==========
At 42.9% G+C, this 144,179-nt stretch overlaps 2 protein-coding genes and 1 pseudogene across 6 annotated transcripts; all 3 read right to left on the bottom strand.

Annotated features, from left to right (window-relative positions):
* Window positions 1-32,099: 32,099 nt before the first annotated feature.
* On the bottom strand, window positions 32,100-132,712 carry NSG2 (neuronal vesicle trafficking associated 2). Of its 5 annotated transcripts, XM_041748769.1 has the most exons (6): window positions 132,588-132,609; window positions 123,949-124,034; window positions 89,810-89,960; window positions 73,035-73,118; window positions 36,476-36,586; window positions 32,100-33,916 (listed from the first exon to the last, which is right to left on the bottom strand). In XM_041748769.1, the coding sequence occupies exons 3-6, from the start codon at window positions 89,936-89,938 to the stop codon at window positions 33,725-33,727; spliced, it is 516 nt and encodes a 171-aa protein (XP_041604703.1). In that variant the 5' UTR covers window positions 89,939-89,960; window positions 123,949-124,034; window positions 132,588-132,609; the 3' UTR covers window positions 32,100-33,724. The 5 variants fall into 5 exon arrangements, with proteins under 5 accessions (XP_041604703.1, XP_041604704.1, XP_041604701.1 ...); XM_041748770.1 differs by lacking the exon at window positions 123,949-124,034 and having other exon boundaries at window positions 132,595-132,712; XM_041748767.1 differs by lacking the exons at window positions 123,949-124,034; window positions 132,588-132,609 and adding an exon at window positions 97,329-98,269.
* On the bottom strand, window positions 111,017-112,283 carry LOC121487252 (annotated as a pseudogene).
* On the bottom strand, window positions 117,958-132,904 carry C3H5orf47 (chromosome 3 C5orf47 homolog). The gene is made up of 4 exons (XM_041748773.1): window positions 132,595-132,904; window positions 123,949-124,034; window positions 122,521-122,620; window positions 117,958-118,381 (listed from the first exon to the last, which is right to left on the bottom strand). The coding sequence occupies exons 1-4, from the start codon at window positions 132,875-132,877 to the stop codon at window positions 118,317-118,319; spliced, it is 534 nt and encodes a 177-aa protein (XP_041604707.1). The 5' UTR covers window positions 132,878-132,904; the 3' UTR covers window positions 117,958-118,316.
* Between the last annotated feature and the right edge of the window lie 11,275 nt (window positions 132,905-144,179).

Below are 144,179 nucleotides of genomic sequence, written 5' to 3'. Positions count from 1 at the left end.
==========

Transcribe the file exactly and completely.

At 42.9% G+C, this 144,179-nt stretch overlaps 2 protein-coding genes and 1 pseudogene across 6 annotated transcripts; all 3 read right to left on the bottom strand.

Annotated features, from left to right (window-relative positions):
* Window positions 1-32,099: 32,099 nt before the first annotated feature.
* On the bottom strand, window positions 32,100-132,712 carry NSG2 (neuronal vesicle trafficking associated 2). Of its 5 annotated transcripts, XM_041748769.1 has the most exons (6): window positions 132,588-132,609; window positions 123,949-124,034; window positions 89,810-89,960; window positions 73,035-73,118; window positions 36,476-36,586; window positions 32,100-33,916 (listed from the first exon to the last, which is right to left on the bottom strand). In XM_041748769.1, the coding sequence occupies exons 3-6, from the start codon at window positions 89,936-89,938 to the stop codon at window positions 33,725-33,727; spliced, it is 516 nt and encodes a 171-aa protein (XP_041604703.1). In that variant the 5' UTR covers window positions 89,939-89,960; window positions 123,949-124,034; window positions 132,588-132,609; the 3' UTR covers window positions 32,100-33,724. The 5 variants fall into 5 exon arrangements, with proteins under 5 accessions (XP_041604703.1, XP_041604704.1, XP_041604701.1 ...); XM_041748770.1 differs by lacking the exon at window positions 123,949-124,034 and having other exon boundaries at window positions 132,595-132,712; XM_041748767.1 differs by lacking the exons at window positions 123,949-124,034; window positions 132,588-132,609 and adding an exon at window positions 97,329-98,269.
* On the bottom strand, window positions 111,017-112,283 carry LOC121487252 (annotated as a pseudogene).
* On the bottom strand, window positions 117,958-132,904 carry C3H5orf47 (chromosome 3 C5orf47 homolog). The gene is made up of 4 exons (XM_041748773.1): window positions 132,595-132,904; window positions 123,949-124,034; window positions 122,521-122,620; window positions 117,958-118,381 (listed from the first exon to the last, which is right to left on the bottom strand). The coding sequence occupies exons 1-4, from the start codon at window positions 132,875-132,877 to the stop codon at window positions 118,317-118,319; spliced, it is 534 nt and encodes a 177-aa protein (XP_041604707.1). The 5' UTR covers window positions 132,878-132,904; the 3' UTR covers window positions 117,958-118,316.
* Between the last annotated feature and the right edge of the window lie 11,275 nt (window positions 132,905-144,179).

Below are 144,179 nucleotides of genomic sequence, written 5' to 3'. Positions count from 1 at the left end.